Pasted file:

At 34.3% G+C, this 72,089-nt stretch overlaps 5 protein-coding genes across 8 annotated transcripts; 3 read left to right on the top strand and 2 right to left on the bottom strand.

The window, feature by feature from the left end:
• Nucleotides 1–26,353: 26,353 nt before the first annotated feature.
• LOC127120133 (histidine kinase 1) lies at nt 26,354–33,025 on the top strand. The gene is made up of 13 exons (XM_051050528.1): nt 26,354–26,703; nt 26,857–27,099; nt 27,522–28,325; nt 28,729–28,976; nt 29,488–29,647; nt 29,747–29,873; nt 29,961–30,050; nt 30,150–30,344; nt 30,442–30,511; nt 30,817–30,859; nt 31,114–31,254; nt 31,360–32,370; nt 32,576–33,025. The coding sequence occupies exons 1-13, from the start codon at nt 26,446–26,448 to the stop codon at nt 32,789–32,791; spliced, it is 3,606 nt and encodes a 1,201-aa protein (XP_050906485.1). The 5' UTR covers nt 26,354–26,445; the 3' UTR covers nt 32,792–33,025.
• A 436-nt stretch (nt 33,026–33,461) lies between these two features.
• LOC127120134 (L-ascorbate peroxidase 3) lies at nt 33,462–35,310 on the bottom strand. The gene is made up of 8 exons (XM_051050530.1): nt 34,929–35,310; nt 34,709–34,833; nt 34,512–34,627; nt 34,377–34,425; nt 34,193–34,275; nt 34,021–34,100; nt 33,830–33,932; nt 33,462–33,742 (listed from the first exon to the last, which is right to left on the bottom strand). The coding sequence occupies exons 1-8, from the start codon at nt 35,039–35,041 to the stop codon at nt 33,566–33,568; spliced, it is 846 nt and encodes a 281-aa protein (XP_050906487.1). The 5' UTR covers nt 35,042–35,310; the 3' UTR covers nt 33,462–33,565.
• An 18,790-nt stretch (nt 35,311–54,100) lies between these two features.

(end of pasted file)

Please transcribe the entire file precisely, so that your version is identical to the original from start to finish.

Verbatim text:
At 34.3% G+C, this 72,089-nt stretch overlaps 5 protein-coding genes across 8 annotated transcripts; 3 read left to right on the top strand and 2 right to left on the bottom strand.

The window, feature by feature from the left end:
• Nucleotides 1–26,353: 26,353 nt before the first annotated feature.
• LOC127120133 (histidine kinase 1) lies at nt 26,354–33,025 on the top strand. The gene is made up of 13 exons (XM_051050528.1): nt 26,354–26,703; nt 26,857–27,099; nt 27,522–28,325; nt 28,729–28,976; nt 29,488–29,647; nt 29,747–29,873; nt 29,961–30,050; nt 30,150–30,344; nt 30,442–30,511; nt 30,817–30,859; nt 31,114–31,254; nt 31,360–32,370; nt 32,576–33,025. The coding sequence occupies exons 1-13, from the start codon at nt 26,446–26,448 to the stop codon at nt 32,789–32,791; spliced, it is 3,606 nt and encodes a 1,201-aa protein (XP_050906485.1). The 5' UTR covers nt 26,354–26,445; the 3' UTR covers nt 32,792–33,025.
• A 436-nt stretch (nt 33,026–33,461) lies between these two features.
• LOC127120134 (L-ascorbate peroxidase 3) lies at nt 33,462–35,310 on the bottom strand. The gene is made up of 8 exons (XM_051050530.1): nt 34,929–35,310; nt 34,709–34,833; nt 34,512–34,627; nt 34,377–34,425; nt 34,193–34,275; nt 34,021–34,100; nt 33,830–33,932; nt 33,462–33,742 (listed from the first exon to the last, which is right to left on the bottom strand). The coding sequence occupies exons 1-8, from the start codon at nt 35,039–35,041 to the stop codon at nt 33,566–33,568; spliced, it is 846 nt and encodes a 281-aa protein (XP_050906487.1). The 5' UTR covers nt 35,042–35,310; the 3' UTR covers nt 33,462–33,565.
• An 18,790-nt stretch (nt 35,311–54,100) lies between these two features.